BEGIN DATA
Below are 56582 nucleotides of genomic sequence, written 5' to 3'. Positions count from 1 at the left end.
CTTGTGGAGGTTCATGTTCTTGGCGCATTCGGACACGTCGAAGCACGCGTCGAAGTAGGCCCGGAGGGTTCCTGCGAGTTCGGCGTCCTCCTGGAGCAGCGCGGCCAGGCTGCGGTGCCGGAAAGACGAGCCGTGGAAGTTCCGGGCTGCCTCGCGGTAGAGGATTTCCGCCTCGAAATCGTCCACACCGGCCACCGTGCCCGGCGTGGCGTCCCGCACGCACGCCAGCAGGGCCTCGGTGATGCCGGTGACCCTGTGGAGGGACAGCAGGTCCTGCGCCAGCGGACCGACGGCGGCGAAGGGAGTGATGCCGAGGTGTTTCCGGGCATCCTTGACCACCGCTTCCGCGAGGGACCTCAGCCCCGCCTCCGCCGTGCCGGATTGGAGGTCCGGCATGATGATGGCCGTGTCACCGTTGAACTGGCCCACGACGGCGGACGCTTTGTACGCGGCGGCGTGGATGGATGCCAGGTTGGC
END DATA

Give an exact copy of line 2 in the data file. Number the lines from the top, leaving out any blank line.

CTTGTGGAGGTTCATGTTCTTGGCGCATTCGGACACGTCGAAGCACGCGTCGAAGTAGGCCCGGAGGGTTCCTGCGAGTTCGGCGTCCTCCTGGAGCAGCGCGGCCAGGCTGCGGTGCCGGAAAGACGAGCCGTGGAAGTTCCGGGCTGCCTCGCGGTAGAGGATTTCCGCCTCGAAATCGTCCACACCGGCCACCGTGCCCGGCGTGGCGTCCCGCACGCACGCCAGCAGGGCCTCGGTGATGCCGGTGACCCTGTGGAGGGACAGCAGGTCCTGCGCCAGCGGACCGACGGCGGCGAAGGGAGTGATGCCGAGGTGTTTCCGGGCATCCTTGACCACCGCTTCCGCGAGGGACCTCAGCCCCGCCTCCGCCGTGCCGGATTGGAGGTCCGGCATGATGATGGCCGTGTCACCGTTGAACTGGCCCACGACGGCGGACGCTTTGTACGCGGCGGCGTGGATGGATGCCAGGTTGGC